Visualizing information can seem like an easy fix for any piece of content: simply add an image to the copy and voilà, your job is done. And while it is possible to think in those simple terms, it takes more strategy and depth to visualize data in a way that really draws the reader’s eye, helps them process your information quickly, and keeps them wanting to learn more.
Thinking about what type of data to visualize or leave as text, and how to visualize, takes into considerations these questions:
- How much time does a user have to look at the information?
- What is the value in adding a chart, icon or other visual?
- How complex is the information/can it be simplified?
- How can the data best be portrayed to keep the viewer interested?
- What type of visual will best lead the eye to important parts?
These needs and values can vary depending on who your audience is and how summarized or detailed they need the data set to be. For example, one of the sections below features information for medical professionals, and the other for pet owners. Veterinarians may need, and be interested in, a more detailed chart, whereas a pet owner would digest the same information in a much simpler graphic. Here are a few examples of visualizing data:
This is the most simple way to visualize. While some infographics are used simply to keep interest on a page, they can be formed in a way to quickly visualize numbers, or a change in data. This is a great tool when larger graphs or other ways will not fit.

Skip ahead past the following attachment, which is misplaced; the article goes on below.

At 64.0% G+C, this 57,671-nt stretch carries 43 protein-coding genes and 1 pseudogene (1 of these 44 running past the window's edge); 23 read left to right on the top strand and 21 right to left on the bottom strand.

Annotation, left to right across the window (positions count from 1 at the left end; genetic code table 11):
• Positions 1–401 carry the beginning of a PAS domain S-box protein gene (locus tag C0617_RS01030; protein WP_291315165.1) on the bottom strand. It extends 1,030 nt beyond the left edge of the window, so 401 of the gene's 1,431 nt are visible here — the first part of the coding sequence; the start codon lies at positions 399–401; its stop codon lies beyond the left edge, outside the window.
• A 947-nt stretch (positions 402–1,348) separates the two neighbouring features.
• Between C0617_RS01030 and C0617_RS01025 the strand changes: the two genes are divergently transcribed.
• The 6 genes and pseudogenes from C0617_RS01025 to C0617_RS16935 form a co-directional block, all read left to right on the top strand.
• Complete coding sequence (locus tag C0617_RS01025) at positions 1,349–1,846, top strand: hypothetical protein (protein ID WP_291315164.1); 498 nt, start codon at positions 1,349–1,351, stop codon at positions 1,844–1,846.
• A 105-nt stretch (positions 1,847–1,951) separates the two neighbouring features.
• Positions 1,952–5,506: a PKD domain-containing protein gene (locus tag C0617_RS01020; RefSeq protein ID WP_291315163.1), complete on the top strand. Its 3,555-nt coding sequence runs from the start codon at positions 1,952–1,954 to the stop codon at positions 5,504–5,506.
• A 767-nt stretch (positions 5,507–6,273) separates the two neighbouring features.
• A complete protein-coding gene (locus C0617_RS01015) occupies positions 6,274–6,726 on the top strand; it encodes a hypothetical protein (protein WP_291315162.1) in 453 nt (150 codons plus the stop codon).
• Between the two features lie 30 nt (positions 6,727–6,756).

It is also possible to add branding to an infographic. This example gives the audience a quick visual of the number highlighted, while at the same time using branded graphics and design to make a deeper impression.
Taking infographics to a step above, visuals can be created to share small amounts of data or facts in a way that is easily digestible. Many times these visuals can be accompanied by the fact within text, giving audiences two ways to remember the information.
Color Coding & Imagery
For large amounts of data, visualizing with colors and recognizable imagery can help people sort complicated information in a faster way. This chart was used to convey a long-term schedule with multiple data points, using colors and icons that could be quickly recognized and cross-referenced to other areas within the website, and product labels, to reiterate importance.
Motion or user-led interaction can simplify or complicate your data, and a good strategy should be in place anytime this type is chosen. When used properly, interactive visuals can keep users fixed on a certain data point for longer than with a static image. This can also help with data recall and other positive communication points. Even though creating these visuals may be more complicated, the end result should feel simple and user-friendly.
In the example below the date slider at the bottom allows users to see Dog Flu grow within states in a simple way, whereas plotting every case with a dot would have overwhelmed the visual with large clusters, and the point of the visual would have been lost.
When choosing visuals to use, keep in mind all of the options and your audience needs. There isn’t a one-size-fits-all way to visualize. Especially in cases where large amounts of data are included, mixing types can help keep the reader interested. Even text callouts can be just as useful in highlighting data, and may be exactly what the audience needs.